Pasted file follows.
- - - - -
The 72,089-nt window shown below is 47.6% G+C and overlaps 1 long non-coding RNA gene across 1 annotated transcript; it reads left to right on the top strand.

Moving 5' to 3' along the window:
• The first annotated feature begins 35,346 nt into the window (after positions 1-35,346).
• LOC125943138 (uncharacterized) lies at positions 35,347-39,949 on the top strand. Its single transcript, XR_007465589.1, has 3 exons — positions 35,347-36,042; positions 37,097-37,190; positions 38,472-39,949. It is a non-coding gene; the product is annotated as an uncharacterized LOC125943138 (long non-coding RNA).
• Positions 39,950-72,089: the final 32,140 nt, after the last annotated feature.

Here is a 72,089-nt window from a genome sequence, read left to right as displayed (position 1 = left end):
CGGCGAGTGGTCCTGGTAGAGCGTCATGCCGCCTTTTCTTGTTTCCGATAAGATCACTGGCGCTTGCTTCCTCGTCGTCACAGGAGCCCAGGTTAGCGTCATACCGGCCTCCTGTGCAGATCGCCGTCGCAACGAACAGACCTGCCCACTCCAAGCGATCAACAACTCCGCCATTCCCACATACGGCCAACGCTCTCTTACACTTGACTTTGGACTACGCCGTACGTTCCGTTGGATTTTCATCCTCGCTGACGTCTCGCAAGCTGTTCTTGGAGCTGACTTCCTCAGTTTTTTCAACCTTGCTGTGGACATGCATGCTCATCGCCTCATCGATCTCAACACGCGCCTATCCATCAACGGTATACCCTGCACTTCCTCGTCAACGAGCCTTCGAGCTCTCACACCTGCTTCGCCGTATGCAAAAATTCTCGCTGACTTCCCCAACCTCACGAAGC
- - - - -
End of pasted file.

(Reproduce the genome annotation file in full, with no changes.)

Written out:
The 72,089-nt window shown below is 47.6% G+C and overlaps 1 long non-coding RNA gene across 1 annotated transcript; it reads left to right on the top strand.

Moving 5' to 3' along the window:
• The first annotated feature begins 35,346 nt into the window (after positions 1-35,346).
• LOC125943138 (uncharacterized) lies at positions 35,347-39,949 on the top strand. Its single transcript, XR_007465589.1, has 3 exons — positions 35,347-36,042; positions 37,097-37,190; positions 38,472-39,949. It is a non-coding gene; the product is annotated as an uncharacterized LOC125943138 (long non-coding RNA).
• Positions 39,950-72,089: the final 32,140 nt, after the last annotated feature.

Here is a 72,089-nt window from a genome sequence, read left to right as displayed (position 1 = left end):
CGGCGAGTGGTCCTGGTAGAGCGTCATGCCGCCTTTTCTTGTTTCCGATAAGATCACTGGCGCTTGCTTCCTCGTCGTCACAGGAGCCCAGGTTAGCGTCATACCGGCCTCCTGTGCAGATCGCCGTCGCAACGAACAGACCTGCCCACTCCAAGCGATCAACAACTCCGCCATTCCCACATACGGCCAACGCTCTCTTACACTTGACTTTGGACTACGCCGTACGTTCCGTTGGATTTTCATCCTCGCTGACGTCTCGCAAGCTGTTCTTGGAGCTGACTTCCTCAGTTTTTTCAACCTTGCTGTGGACATGCATGCTCATCGCCTCATCGATCTCAACACGCGCCTATCCATCAACGGTATACCCTGCACTTCCTCGTCAACGAGCCTTCGAGCTCTCACACCTGCTTCGCCGTATGCAAAAATTCTCGCTGACTTCCCCAACCTCACGAAGC